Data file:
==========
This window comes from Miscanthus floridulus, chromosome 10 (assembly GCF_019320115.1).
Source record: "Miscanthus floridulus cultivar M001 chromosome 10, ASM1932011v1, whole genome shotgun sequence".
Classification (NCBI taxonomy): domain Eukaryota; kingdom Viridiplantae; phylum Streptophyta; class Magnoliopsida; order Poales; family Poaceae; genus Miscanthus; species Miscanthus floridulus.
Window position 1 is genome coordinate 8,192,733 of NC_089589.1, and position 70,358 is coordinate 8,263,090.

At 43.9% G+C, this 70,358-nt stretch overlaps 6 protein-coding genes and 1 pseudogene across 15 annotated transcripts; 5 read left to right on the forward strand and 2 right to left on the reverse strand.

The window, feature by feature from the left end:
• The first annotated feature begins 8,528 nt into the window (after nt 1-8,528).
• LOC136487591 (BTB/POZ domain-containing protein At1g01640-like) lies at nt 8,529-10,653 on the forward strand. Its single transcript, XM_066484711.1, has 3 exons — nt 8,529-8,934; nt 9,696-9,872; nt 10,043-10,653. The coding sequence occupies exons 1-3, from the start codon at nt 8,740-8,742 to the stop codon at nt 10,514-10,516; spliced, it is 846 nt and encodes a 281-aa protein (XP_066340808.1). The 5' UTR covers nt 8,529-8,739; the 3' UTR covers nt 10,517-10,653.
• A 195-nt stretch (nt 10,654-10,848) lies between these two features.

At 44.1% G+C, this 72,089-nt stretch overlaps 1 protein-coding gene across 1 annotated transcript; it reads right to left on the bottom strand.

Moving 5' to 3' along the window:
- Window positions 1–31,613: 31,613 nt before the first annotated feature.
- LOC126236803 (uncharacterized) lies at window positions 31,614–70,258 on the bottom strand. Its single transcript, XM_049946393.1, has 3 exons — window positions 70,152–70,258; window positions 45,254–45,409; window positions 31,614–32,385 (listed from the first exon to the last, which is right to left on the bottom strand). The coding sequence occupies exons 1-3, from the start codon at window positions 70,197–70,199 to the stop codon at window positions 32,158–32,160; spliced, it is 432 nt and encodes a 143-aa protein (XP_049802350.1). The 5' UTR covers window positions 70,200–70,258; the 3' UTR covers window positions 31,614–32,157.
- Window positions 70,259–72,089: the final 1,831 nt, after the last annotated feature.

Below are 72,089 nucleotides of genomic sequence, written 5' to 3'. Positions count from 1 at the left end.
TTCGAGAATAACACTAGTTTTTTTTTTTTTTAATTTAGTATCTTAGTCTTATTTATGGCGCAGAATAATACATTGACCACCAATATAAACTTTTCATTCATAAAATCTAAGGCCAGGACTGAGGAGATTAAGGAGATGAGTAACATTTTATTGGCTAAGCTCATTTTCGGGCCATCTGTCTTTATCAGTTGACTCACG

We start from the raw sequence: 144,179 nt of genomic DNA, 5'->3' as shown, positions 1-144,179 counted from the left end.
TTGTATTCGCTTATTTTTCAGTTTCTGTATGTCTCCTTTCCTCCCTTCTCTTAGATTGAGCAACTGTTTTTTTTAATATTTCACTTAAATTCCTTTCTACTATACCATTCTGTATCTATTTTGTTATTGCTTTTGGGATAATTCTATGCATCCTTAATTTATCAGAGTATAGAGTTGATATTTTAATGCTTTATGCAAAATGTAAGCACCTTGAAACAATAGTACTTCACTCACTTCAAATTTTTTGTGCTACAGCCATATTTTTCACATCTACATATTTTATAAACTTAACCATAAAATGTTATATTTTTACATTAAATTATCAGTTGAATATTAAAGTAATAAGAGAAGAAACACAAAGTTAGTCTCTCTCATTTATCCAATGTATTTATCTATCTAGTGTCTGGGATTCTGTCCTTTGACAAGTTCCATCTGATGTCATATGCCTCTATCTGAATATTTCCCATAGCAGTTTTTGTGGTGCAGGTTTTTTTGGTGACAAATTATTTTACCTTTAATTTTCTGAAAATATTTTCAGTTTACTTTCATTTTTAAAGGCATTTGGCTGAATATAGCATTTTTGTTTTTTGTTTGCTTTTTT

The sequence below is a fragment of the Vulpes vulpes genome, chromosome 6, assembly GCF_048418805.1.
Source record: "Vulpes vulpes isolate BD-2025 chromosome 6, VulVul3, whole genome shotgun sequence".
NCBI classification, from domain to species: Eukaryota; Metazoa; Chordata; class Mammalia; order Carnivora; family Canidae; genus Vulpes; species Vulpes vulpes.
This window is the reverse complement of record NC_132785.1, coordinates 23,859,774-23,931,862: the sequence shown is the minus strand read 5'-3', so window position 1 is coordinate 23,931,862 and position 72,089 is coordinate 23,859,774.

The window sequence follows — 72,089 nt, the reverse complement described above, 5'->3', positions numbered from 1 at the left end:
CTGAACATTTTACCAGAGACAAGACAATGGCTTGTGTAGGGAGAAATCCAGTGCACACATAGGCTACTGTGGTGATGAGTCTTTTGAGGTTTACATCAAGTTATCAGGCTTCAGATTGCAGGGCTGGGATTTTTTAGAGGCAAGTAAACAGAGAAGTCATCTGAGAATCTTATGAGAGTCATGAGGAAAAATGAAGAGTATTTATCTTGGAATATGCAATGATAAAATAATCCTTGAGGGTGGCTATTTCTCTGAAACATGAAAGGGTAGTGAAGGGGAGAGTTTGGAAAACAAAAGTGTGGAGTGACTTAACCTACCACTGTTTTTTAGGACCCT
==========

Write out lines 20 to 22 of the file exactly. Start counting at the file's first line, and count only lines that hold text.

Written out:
Source record: "Vulpes vulpes isolate BD-2025 chromosome 6, VulVul3, whole genome shotgun sequence".
NCBI classification, from domain to species: Eukaryota; Metazoa; Chordata; class Mammalia; order Carnivora; family Canidae; genus Vulpes; species Vulpes vulpes.
This window is the reverse complement of record NC_132785.1, coordinates 23,859,774-23,931,862: the sequence shown is the minus strand read 5'-3', so window position 1 is coordinate 23,931,862 and position 72,089 is coordinate 23,859,774.